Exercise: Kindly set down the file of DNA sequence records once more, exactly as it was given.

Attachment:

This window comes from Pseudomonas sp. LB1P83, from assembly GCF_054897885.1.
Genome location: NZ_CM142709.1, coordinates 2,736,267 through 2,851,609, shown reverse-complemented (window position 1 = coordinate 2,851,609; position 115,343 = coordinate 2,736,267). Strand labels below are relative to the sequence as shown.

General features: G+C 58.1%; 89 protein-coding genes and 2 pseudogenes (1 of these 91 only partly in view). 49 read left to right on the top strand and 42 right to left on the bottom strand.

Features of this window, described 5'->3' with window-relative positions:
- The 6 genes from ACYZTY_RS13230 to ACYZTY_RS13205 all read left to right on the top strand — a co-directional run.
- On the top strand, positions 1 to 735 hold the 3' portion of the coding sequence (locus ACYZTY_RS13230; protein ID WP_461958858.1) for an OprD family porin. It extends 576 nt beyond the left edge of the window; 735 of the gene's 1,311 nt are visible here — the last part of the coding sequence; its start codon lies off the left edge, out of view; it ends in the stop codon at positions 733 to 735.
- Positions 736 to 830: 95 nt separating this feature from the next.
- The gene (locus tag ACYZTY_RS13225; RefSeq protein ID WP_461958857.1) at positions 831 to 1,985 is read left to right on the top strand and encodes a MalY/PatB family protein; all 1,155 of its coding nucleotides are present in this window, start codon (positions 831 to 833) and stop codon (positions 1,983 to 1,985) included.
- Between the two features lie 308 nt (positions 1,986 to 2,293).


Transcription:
This window comes from Pseudomonas sp. LB1P83, from assembly GCF_054897885.1.
Genome location: NZ_CM142709.1, coordinates 2,736,267 through 2,851,609, shown reverse-complemented (window position 1 = coordinate 2,851,609; position 115,343 = coordinate 2,736,267). Strand labels below are relative to the sequence as shown.

General features: G+C 58.1%; 89 protein-coding genes and 2 pseudogenes (1 of these 91 only partly in view). 49 read left to right on the top strand and 42 right to left on the bottom strand.

Features of this window, described 5'->3' with window-relative positions:
- The 6 genes from ACYZTY_RS13230 to ACYZTY_RS13205 all read left to right on the top strand — a co-directional run.
- On the top strand, positions 1 to 735 hold the 3' portion of the coding sequence (locus ACYZTY_RS13230; protein ID WP_461958858.1) for an OprD family porin. It extends 576 nt beyond the left edge of the window; 735 of the gene's 1,311 nt are visible here — the last part of the coding sequence; its start codon lies off the left edge, out of view; it ends in the stop codon at positions 733 to 735.
- Positions 736 to 830: 95 nt separating this feature from the next.
- The gene (locus tag ACYZTY_RS13225; RefSeq protein ID WP_461958857.1) at positions 831 to 1,985 is read left to right on the top strand and encodes a MalY/PatB family protein; all 1,155 of its coding nucleotides are present in this window, start codon (positions 831 to 833) and stop codon (positions 1,983 to 1,985) included.
- Between the two features lie 308 nt (positions 1,986 to 2,293).